Green politics, philosophy, history, paganism and a lot of self righteous grandstanding.

Friday, 1 January 2016

Five Things That Changed in 2015

1. The Climate


Last year El Nino returned and the climate records began to tumble. The hottest year ever recorded record was pretty much clinched by autumn, even before winter Arctic temperatures reached 25 degrees above average and the north of England disappeared under record breaking rainfall. Nobody was talking about a 'pause' in global warming any more.

Climate change denial indeed seemed to be in retreat generally. This is good news, although really they have done their job. There were always very few actual deniers in the world, and they almost all spoke English, but they had the ear of the most powerful people in the world.

We've already got one degree of warming and may have blown the budget for two degrees by the time the Paris Agreement is first reviewed in 2025, but at least outright denial is now largely a thing of the past.

2. Naomi Klein joined the dots


Although it first came out in September 2014, the book everyone was talking about last year was Naomi Klein's This Changes Everything. Not only did the author of No Logo and Shock Doctrine push climate change into the mainstream, she highlighted two important concepts that usually get ignored in the ordinary coverage of the issue.

Firstly she talked about the Sacrifice Zone, the part of the world being destroyed to feed our fossil fuel addiction. As Naomi Klein points out, the Sacrifice Zone is growing as we chase even more extreme oil and gas, and so Indian villagers fighting open cast mining and American Indians opposing tar sands are now fighting the same battle as the Lancashire folk trying to stop fracking.

Secondly she linked this quite explicitly to our system of Neoliberal Capitalism. She showed how it corrupted the Big Green groups that emerged from the environmental activism of the seventies and how billionaire philanthropists are peddling snake oil non-solutions to climate change.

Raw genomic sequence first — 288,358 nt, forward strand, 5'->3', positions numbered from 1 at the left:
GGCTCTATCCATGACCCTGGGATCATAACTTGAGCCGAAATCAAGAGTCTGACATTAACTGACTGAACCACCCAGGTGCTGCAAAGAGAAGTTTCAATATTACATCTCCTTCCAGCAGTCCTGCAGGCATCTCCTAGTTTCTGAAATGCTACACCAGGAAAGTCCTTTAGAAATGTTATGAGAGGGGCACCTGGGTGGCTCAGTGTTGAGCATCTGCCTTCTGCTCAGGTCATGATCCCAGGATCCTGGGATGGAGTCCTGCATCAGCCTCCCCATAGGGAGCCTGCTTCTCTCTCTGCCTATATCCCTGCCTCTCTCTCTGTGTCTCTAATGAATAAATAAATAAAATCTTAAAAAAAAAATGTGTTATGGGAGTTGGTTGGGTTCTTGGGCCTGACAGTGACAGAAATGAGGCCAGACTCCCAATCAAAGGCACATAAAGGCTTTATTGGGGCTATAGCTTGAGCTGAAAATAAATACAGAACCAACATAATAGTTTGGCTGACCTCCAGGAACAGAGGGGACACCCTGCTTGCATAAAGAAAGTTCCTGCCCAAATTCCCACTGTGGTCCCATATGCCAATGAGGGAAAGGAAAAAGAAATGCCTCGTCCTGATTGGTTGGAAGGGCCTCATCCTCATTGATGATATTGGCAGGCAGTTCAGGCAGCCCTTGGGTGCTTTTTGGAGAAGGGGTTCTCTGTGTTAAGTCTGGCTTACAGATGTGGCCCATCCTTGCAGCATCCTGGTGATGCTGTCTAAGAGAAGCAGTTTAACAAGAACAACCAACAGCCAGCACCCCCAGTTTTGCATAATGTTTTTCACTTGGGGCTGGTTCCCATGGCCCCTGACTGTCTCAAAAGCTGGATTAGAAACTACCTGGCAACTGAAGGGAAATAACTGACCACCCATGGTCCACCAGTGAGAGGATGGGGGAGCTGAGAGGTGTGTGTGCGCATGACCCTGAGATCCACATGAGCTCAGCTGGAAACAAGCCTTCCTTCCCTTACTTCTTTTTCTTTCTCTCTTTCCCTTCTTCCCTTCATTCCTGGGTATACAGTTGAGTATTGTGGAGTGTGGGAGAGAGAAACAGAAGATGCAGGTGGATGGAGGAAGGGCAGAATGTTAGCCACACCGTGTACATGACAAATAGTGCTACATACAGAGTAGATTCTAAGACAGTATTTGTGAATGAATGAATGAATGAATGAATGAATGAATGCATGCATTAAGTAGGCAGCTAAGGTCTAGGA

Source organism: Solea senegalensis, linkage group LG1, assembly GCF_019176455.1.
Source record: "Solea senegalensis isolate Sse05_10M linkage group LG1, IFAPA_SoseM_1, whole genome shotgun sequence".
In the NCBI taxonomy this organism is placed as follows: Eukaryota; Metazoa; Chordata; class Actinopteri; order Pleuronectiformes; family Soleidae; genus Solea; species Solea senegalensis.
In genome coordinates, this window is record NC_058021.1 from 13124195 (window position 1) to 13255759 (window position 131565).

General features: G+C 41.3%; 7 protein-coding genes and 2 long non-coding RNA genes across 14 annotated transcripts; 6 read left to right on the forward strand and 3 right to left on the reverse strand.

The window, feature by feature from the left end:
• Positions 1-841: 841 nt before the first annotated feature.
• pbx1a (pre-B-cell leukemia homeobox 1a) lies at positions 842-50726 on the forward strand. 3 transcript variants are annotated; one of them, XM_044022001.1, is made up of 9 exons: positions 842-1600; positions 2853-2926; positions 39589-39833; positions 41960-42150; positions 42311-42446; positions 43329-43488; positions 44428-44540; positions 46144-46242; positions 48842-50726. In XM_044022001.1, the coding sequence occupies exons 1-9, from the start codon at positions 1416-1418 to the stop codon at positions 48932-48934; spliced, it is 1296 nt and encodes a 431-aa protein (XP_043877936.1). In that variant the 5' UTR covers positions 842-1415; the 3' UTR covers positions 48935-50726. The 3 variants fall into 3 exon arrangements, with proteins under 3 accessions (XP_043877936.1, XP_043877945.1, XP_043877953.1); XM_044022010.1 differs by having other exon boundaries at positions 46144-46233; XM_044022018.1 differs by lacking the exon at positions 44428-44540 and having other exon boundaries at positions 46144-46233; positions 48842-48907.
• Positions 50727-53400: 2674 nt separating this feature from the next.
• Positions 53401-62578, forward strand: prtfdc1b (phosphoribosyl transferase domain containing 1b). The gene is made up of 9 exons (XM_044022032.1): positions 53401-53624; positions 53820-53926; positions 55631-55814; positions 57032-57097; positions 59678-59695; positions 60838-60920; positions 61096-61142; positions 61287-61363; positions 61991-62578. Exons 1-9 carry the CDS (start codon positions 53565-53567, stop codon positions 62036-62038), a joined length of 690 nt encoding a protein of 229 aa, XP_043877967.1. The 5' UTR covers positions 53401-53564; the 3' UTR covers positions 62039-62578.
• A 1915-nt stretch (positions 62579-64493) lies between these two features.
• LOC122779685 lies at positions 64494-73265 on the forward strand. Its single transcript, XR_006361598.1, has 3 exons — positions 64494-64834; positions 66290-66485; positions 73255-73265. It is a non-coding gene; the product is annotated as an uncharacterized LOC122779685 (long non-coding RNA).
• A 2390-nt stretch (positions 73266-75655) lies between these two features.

She also provided poignant warning of the people of Nauru, who sold themselves to the mining companies for a fortune they blew. The result was political corruption, a public health crisis of obesity and an island that had been transformed from tropical paradise to lunar landscape.

Above all she showed how blockades, with the support of local communities, are our most effective weapon in the battle against those who would destroy our world for profit. From the First Nations people of America to our own Barton Moss protest (which she gives a brief mention to) her message was above all inspiring.

3. We beat Shell and Keystone XL (and VW beat itself)


There were three big setbacks for corporate world last year

Greenpeace started it's campaign against Arctic oil after the Deepwater Horizon oil spill in 2010. 28 activists and two journalists spent three months in a Russian prison after targeting Gazprom, but the main target had always been Shell. Greenpeace scored a big success when they persuaded Lego to abandon a long term, and very profitable, partnership with the company in 2014. Then, after five years of campaigning which saw activists hanging off bridges, paddling around in kayaks and singing songs outside its London HQ, Shell agreed to quit the Arctic.

It was a huge victory for the campaign against climate change, but it was equalled or perhaps
exceeded by the news that Obama would not be approving the Keystone XL pipeline. This had been the signature campaign of the US environment movement but this wasn't just a symbolic victory, it potentially left the Alberta drowning in tar sands oil with no way of getting it to all market.